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An Afternoon Escape

It was an adventure, every time, to walk through the bushes that began just beyond the backdoor of the kitchen. The path began just behind the galvanized tubs my mother washed our clothes in. I ducked beneath the laundry on the line and I was gone, following forest ways where the goats and monkeys had bent boughs and branches and where the water had made ruts in the earth. I’d slip away to play, before my mother could call out chores, and spend my afternoon stalking Zenaida doves in the tangled wood. As I moved farther from the house the wispy vines and nettles gave way to broader leaves and the trees became taller. The color of the earth changed too, marking where the mountain began.

The paths lead up to a high hilltop field that had been cleared long ago for grazing and where ponds had been dug for water. There were ancient stone walls and the ruins of animal pens where bees had made their hives. Lost in the soil were broken bits of pottery and rusted debris that told the story of a village from long ago. Amidst the pale grass were scattered white cattle bones, and overall the smell of arid earth and honey.

The other day, to see if I still knew the way, I set out to find the old field. I took my family with me, though I feared the ponds might have dried up, or filled in with the silt of the years that had passed since I was a boy. I feared my children would grow tired before we found what we were looking for and that we’d turn back with them wondering why I had led them up the mountain at all. But my daughters ran ahead of me, like children chasing fairies, like I used to chase the doves, and they found on their own the pools that I remembered, and the pools were still filled with pink lilies.

Gardening joys

Joys of a garden   I wanted to grow a garden but the rain would not fall. I drew water from the well every day but the ground stayed hard, so I waited for the dry season to pass. Six months went by. When the rains finally came it took two weeks before the hard...

Winged Dragons

When the Winged Dragons Come We live on the mountain, where the cool winds blow and the Zenaida doves fly home to roost. We see pockets of villages and houses scattered across the long sloping green that leads down to the sea. From our elevation it's as...

Anansi

A spider crawled across the lawn, delicately treading on blades of grass that bent very slightly beneath his weight. Silent as a shadow, but not hard to miss, a fist-sized grey form upon the green, what we call a Donkey Spider. He lives in the ground, in...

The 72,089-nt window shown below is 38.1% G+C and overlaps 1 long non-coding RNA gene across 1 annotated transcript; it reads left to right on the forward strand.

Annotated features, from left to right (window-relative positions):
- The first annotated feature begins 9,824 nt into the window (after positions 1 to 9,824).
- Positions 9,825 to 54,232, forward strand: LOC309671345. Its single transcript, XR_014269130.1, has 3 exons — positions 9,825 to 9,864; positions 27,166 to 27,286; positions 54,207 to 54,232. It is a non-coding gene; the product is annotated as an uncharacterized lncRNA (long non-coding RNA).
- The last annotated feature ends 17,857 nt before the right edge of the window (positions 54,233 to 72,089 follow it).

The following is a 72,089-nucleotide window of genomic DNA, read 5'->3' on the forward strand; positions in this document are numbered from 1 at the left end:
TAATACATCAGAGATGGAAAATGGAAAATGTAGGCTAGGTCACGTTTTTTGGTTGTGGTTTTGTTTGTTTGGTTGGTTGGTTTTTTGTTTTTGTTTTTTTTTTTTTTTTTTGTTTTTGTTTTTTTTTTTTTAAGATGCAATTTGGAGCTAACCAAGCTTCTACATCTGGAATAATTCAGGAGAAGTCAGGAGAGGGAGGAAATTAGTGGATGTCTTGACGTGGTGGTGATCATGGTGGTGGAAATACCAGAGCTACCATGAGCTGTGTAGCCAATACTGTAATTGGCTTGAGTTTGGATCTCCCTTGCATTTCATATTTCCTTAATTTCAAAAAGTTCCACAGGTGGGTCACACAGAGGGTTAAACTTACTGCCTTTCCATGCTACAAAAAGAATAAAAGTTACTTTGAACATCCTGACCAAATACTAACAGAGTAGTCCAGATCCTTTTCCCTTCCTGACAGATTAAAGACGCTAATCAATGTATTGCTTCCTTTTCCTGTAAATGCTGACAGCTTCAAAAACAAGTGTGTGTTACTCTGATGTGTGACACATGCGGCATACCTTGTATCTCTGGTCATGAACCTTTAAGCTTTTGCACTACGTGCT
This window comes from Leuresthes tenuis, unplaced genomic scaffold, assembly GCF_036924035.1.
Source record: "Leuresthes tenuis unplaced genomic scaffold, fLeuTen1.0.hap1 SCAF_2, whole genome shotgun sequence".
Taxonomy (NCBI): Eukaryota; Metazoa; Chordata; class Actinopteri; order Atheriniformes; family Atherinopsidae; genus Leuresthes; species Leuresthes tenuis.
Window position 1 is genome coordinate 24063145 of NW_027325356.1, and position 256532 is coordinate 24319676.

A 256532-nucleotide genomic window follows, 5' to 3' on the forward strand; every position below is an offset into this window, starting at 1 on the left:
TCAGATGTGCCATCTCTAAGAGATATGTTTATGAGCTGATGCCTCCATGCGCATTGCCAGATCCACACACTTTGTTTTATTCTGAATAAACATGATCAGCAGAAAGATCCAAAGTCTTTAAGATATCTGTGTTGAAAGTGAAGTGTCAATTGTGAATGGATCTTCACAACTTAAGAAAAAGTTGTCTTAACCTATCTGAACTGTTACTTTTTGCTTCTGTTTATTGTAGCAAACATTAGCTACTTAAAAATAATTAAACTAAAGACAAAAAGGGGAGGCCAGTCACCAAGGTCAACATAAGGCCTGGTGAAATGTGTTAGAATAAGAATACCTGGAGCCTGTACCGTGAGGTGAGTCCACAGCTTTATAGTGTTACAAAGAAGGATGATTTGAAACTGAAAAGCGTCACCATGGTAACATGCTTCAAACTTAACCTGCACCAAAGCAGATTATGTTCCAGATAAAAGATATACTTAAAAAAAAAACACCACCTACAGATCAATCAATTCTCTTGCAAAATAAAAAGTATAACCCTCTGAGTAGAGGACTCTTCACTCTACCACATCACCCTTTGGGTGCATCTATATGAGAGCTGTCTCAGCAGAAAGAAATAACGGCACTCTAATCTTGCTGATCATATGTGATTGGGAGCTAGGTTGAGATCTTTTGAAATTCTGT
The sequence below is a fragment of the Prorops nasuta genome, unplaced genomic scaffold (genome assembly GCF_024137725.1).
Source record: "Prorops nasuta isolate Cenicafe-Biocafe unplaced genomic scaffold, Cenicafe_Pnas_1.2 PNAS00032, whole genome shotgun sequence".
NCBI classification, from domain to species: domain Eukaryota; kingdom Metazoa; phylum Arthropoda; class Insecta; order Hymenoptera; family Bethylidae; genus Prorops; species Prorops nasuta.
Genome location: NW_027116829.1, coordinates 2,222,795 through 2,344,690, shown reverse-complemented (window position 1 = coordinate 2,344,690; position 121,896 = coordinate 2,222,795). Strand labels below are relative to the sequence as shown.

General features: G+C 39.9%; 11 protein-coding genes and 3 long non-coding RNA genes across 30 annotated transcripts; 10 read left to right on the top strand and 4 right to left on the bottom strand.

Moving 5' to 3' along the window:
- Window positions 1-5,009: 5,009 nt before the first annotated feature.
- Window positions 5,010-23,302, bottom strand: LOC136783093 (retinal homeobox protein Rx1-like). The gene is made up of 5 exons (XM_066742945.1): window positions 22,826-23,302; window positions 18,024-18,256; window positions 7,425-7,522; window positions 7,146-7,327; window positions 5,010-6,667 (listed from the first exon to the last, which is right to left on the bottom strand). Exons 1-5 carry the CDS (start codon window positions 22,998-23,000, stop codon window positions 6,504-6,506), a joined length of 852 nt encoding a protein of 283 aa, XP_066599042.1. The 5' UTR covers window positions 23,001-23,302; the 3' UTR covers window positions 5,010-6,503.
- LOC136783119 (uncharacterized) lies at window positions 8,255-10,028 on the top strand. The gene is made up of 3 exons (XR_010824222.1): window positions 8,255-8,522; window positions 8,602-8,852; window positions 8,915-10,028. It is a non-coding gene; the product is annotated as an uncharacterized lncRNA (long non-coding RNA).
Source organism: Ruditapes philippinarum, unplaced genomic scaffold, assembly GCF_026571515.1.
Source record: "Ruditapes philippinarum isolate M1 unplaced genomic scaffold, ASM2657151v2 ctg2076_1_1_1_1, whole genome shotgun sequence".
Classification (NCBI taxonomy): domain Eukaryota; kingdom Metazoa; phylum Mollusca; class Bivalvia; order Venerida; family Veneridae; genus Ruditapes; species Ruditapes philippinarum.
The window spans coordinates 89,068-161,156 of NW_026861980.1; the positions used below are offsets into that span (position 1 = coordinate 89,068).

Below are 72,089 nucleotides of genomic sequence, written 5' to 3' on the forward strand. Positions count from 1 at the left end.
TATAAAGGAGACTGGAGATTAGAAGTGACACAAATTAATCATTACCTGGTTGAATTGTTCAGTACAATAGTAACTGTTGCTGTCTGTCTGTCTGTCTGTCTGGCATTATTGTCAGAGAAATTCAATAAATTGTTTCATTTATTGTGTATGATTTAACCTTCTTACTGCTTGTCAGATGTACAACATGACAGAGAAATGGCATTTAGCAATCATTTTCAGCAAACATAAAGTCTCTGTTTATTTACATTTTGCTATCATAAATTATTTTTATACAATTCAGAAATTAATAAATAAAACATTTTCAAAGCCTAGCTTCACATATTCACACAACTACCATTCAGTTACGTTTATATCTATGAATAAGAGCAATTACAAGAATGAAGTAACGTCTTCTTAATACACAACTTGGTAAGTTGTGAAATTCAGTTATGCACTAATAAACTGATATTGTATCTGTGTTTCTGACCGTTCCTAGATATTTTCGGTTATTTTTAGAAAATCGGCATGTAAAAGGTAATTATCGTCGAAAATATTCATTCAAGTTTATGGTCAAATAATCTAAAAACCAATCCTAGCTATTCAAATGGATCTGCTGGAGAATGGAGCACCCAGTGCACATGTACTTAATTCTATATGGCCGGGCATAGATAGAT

Rainbows

We have gremlins in our midst. They are little creatures that like to cause trouble; tinkering with water pipes and chewing on power lines. From the corner of my eye, I have seen them burrow into the garden with mischievous and dirty hands. We do our best...

The Old Pier

The airport runway on Nevis runs directly along the beach, and halfway down the middle reaching off into the sea is an old wooden pier with a rusted crane. The pier is locked in a bay, bound by a reef, and inaccessible by car or by boat. It stands in the...

Jumbie Table

When we returned to Nevis after our honeymoon my wife and I moved into our house with a peculiar feeling of being followed. There seemed to lurk a prickly cloud of cold by the front door. Little things seemed out of place, pictures on the table kept...

Pantyhead

We speak our own dialect in Nevis, it is a version of English that is filled with its own rhythm and cadence, and rife with its own sublimated context.  We speak with vagary and ambiguity because in a community of 11,000 it is easy to follow subtle...

Water Fall

We have months of drought, when the earth bakes and cracks. The grass stops growing, turns pale and dry. When the rain comes it falls with an explosive reaction, raising up dust from barren fields and steam from the hot tar macadam until a mist settles...

The Tree of Life

Next to the oldest wooden house in the Caribbean, in our garden grows a sapling called The Tree of Life. It is Lignum Vitae and from it comes the hardest wood we know. It will neither burn, float nor rot. It is a medicine tree that can cure the sick and...

Field Trips

The children had a field trip last week and were taken from their schools down to the beaches to learn about conservation. They were released like a kindle of kittens to tease the water's edge, scattering across the sand while being reminded to keep their...

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